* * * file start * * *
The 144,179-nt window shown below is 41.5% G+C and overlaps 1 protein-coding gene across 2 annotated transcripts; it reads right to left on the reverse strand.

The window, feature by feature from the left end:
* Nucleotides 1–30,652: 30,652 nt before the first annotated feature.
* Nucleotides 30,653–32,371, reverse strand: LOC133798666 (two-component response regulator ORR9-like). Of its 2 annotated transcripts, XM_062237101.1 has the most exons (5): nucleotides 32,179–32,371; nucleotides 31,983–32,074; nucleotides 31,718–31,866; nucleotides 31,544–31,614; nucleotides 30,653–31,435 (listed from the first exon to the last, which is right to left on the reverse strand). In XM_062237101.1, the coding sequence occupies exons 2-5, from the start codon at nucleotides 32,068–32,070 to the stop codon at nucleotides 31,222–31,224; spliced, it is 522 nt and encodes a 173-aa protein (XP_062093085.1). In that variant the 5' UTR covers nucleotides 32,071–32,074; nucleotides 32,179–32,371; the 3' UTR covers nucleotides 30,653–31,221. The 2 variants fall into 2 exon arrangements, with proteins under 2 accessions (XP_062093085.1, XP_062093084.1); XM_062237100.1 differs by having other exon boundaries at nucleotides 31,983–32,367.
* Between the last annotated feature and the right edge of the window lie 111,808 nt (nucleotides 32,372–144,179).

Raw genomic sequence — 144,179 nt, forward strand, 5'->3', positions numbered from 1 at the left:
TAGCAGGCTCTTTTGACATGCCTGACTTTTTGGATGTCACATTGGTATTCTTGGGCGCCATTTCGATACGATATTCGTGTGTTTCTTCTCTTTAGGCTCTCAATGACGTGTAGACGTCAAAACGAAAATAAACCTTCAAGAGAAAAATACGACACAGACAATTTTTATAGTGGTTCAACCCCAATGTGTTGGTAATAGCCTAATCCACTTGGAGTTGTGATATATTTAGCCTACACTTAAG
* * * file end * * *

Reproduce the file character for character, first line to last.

The 144,179-nt window shown below is 41.5% G+C and overlaps 1 protein-coding gene across 2 annotated transcripts; it reads right to left on the reverse strand.

The window, feature by feature from the left end:
* Nucleotides 1–30,652: 30,652 nt before the first annotated feature.
* Nucleotides 30,653–32,371, reverse strand: LOC133798666 (two-component response regulator ORR9-like). Of its 2 annotated transcripts, XM_062237101.1 has the most exons (5): nucleotides 32,179–32,371; nucleotides 31,983–32,074; nucleotides 31,718–31,866; nucleotides 31,544–31,614; nucleotides 30,653–31,435 (listed from the first exon to the last, which is right to left on the reverse strand). In XM_062237101.1, the coding sequence occupies exons 2-5, from the start codon at nucleotides 32,068–32,070 to the stop codon at nucleotides 31,222–31,224; spliced, it is 522 nt and encodes a 173-aa protein (XP_062093085.1). In that variant the 5' UTR covers nucleotides 32,071–32,074; nucleotides 32,179–32,371; the 3' UTR covers nucleotides 30,653–31,221. The 2 variants fall into 2 exon arrangements, with proteins under 2 accessions (XP_062093085.1, XP_062093084.1); XM_062237100.1 differs by having other exon boundaries at nucleotides 31,983–32,367.
* Between the last annotated feature and the right edge of the window lie 111,808 nt (nucleotides 32,372–144,179).

Raw genomic sequence — 144,179 nt, forward strand, 5'->3', positions numbered from 1 at the left:
TAGCAGGCTCTTTTGACATGCCTGACTTTTTGGATGTCACATTGGTATTCTTGGGCGCCATTTCGATACGATATTCGTGTGTTTCTTCTCTTTAGGCTCTCAATGACGTGTAGACGTCAAAACGAAAATAAACCTTCAAGAGAAAAATACGACACAGACAATTTTTATAGTGGTTCAACCCCAATGTGTTGGTAATAGCCTAATCCACTTGGAGTTGTGATATATTTAGCCTACACTTAAG